Doron Plate is a strong fiberglass-based laminate that was first used by the United States military as personal body armor for infantry in the Battle of Okinawa in 1945. The plates were approximately 1⁄8 inch thick and cut into five inch squares then inserted into pockets on a nylon vest that covered the front and back portions of the torso as well as the shoulders. The vest weighed approximately 8 pounds. The plates consist of fiberglass filaments bonded together with resin under pressure. The plates could be molded to fit the contours of the chest or back. Dow Company discovered the technology for the doron plate in May 1943 because a shortage of metal during World War II had stimulated research into non-metallic forms of body armor. The doron plate could not stop direct fire from bullets but was effective at stopping relatively slow moving flak and shrapnel. The plates were named after General G. F. Doriot who was chief of the Research and Development Branch, Office of the Quartermaster General of the Army during World War II. The doron plates were used in the Korean War in the M-1951 and T-52-2 vests and the Vietnam War in the M-1952 and M-1955 vests. Stronger and lighter materials such as Kevlar-based body armor eventually superseded the doron plate.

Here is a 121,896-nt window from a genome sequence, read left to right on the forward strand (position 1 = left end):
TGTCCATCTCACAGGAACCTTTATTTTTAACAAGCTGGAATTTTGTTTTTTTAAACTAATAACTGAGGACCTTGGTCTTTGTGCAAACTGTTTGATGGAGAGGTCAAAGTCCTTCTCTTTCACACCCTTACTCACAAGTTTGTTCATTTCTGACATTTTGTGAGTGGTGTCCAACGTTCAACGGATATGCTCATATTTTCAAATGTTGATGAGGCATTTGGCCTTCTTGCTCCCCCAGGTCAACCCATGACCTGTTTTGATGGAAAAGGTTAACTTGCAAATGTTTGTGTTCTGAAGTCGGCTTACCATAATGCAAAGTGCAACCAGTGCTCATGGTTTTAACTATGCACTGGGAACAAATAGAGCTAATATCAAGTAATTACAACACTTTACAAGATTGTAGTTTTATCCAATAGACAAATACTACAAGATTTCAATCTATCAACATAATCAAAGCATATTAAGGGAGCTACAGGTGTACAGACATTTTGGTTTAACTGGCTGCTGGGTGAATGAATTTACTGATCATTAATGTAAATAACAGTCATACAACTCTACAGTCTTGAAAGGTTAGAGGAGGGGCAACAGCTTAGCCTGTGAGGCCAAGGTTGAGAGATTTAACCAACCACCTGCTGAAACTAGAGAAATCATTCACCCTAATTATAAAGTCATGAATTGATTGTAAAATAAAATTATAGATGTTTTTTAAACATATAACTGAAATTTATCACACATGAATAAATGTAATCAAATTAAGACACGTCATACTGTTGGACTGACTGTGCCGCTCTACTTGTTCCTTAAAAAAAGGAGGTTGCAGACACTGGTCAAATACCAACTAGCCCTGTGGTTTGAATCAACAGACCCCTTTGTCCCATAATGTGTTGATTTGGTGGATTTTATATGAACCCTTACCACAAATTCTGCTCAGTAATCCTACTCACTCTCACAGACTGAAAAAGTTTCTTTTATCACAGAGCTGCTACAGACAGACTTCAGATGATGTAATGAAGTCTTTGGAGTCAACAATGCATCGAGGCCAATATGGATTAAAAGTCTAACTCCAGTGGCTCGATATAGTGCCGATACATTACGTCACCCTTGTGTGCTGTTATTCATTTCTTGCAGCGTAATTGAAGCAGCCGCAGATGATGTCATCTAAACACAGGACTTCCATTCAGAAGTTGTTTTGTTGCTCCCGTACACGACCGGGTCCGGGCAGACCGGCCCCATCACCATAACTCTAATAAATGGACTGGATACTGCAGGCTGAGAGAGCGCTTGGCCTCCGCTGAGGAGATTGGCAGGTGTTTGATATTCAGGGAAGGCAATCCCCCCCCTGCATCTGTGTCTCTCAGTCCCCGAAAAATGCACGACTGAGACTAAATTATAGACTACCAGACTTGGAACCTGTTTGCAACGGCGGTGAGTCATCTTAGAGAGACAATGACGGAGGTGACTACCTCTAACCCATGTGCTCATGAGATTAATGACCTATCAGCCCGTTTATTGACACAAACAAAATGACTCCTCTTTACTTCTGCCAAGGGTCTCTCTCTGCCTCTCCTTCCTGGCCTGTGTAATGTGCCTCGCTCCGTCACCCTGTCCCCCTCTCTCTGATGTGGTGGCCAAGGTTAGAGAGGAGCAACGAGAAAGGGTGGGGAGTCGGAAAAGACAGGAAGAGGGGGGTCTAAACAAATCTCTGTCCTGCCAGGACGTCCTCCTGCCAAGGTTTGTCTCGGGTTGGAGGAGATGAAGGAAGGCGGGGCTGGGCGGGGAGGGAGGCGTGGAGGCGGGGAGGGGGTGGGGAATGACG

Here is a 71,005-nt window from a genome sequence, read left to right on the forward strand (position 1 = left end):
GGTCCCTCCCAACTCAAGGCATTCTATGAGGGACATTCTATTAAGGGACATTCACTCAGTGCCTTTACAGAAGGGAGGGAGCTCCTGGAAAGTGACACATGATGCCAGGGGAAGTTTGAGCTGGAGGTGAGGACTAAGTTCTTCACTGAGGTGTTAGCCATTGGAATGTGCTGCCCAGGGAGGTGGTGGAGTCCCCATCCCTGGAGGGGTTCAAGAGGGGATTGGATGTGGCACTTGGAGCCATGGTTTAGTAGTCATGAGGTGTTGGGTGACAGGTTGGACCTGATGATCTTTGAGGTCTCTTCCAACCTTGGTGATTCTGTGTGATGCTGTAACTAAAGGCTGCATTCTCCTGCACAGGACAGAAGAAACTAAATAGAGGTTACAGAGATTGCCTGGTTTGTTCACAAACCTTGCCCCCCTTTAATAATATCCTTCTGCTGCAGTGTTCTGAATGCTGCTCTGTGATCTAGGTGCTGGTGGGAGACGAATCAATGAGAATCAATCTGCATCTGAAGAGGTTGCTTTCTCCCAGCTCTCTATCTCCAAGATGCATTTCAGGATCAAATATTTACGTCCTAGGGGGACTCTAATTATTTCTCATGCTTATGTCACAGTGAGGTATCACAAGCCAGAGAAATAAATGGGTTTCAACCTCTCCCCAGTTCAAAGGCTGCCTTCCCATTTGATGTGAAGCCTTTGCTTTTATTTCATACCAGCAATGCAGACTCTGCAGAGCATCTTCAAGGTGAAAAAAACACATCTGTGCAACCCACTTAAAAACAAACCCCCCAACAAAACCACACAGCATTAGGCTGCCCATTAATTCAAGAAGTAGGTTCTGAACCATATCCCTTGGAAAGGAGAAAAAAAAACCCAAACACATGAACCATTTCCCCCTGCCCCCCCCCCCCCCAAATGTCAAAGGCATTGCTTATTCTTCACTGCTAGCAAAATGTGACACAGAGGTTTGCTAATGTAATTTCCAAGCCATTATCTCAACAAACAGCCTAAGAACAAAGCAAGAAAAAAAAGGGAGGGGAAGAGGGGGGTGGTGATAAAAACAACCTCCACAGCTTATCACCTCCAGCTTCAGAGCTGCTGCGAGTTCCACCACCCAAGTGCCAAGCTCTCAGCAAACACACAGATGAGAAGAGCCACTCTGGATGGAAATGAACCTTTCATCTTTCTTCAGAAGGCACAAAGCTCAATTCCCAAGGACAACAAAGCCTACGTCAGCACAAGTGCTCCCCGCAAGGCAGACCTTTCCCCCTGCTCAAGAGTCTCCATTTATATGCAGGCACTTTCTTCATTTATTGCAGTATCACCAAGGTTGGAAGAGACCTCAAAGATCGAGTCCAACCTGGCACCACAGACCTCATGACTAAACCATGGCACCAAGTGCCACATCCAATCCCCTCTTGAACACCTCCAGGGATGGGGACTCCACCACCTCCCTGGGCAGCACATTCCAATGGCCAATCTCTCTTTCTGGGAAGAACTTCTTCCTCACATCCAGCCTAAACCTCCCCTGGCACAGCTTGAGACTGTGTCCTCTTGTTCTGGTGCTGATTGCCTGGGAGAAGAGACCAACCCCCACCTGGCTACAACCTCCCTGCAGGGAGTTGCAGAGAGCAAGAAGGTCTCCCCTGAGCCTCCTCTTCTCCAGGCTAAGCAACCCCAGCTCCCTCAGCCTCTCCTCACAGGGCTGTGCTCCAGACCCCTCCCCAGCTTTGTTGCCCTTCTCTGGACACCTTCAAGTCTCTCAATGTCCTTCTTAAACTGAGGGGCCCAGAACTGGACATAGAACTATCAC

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- King, Ludlow. "Lightweight Body Armor". The Quartermaster Review (March–April 1953) http://www.quartermaster.army.mil/OQMG/professional_bulletin/2000/spring2000/Lightweight_Body_Armor.htm.
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